Jonathan Trott feels the special tradition of Ashes matches will be diluted if contests between England and Australia continue to spill outside the regular tours.
Australia arrive in the UK tomorrow for a five-match ODI series with England, starting on June 29. Trott warned against scheduling series outside Ashes years to protect the England-Australia rivalry.
"It definitely needs looking after," Trott told the Evening Standard. "It mustn't be overdone. You want it to be special. England used to play Australia at home every four years, it was in the books and people had years to look forward to it. Now, they were here two years ago, they're here now and they're here again next summer."
Australia's last full Ashes tour was in 2009 but they played a five-match ODI series in 2010, which England won 3-2. The upcoming ODI series precedes the next Ashes tour by 12 months, meaning Australia will tour England four times in five seasons - something Trott feels could send a dangerous message to supporters.
"You don't want people to think: 'I'm not going this year because I know they're here next year'. Or next year, people not coming to the games because they saw England-Australia in 2012," Trott said. "People might wonder what the point is, or they might think it's too monotonous.
"The public can sniff these things out and they know when it's a little bit too much. We've seen what happened with the domestic Twenty20 competition, when they started throwing in tons of games and there was overkill. It was about right when there were only ten matches in the first round."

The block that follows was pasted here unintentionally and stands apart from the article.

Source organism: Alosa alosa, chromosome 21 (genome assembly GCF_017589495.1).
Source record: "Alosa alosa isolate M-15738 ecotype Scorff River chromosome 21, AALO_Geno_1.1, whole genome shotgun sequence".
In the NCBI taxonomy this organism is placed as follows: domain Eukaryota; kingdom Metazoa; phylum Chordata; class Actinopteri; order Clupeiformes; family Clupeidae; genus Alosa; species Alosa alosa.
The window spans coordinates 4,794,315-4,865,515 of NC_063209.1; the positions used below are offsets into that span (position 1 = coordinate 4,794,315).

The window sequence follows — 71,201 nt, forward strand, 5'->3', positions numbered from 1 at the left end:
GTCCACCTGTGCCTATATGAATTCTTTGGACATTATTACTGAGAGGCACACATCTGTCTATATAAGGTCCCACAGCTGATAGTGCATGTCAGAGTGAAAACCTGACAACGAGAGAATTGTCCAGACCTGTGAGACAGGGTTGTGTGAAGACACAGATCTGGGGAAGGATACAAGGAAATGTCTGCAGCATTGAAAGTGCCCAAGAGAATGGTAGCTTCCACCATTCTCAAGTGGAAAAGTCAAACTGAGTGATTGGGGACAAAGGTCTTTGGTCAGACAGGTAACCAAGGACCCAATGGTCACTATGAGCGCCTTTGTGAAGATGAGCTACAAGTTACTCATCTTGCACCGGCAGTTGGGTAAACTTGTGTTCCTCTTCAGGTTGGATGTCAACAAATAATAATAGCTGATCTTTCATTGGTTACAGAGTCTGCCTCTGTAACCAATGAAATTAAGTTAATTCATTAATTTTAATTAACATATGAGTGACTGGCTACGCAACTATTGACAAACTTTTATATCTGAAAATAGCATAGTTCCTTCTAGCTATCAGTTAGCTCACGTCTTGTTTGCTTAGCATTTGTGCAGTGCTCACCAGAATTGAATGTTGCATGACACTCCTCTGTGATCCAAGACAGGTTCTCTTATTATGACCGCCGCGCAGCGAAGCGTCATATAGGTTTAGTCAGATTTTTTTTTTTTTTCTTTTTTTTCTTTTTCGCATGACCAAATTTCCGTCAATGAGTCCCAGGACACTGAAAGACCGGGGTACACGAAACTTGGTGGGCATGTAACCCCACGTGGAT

The scheduling of this ODI series is the first part of a bilateral arrangement between the ECB and Cricket Australia. England will tour Australia for an ODI series in January 2015 to warm-up for that year's World Cup, which is being staged in Australia and New Zealand in February and March - a move hoped to improve England's poor record at recent World Cups.
While Trott maintains concerns about too many Ashes meetings, he understands why the ECB have taken steps to boost England's World Cup hopes.
"With England, everything has been about the Ashes, whereas Australia and the rest of the world have a balance," Trott said. "It's like in football, where European teams would put the World Cup ahead of the European Championships. In the past, maybe England were like that with the Ashes and our World Cup.
"For England, it was always the Ashes, which we hadn't won for 20 years before 2005. The attention to the World Cup -- because we've now won the Ashes home and away -- will be greater, and the tournament will be put on a higher pedestal. We set ourselves a target of being the No. 1-ranked Test team, and we achieved that, so now we set ourselves up to be top of the one-day rankings, too."
England begin their ODI series against Australia on June 29 at Lord's, the tour concludes on July 10.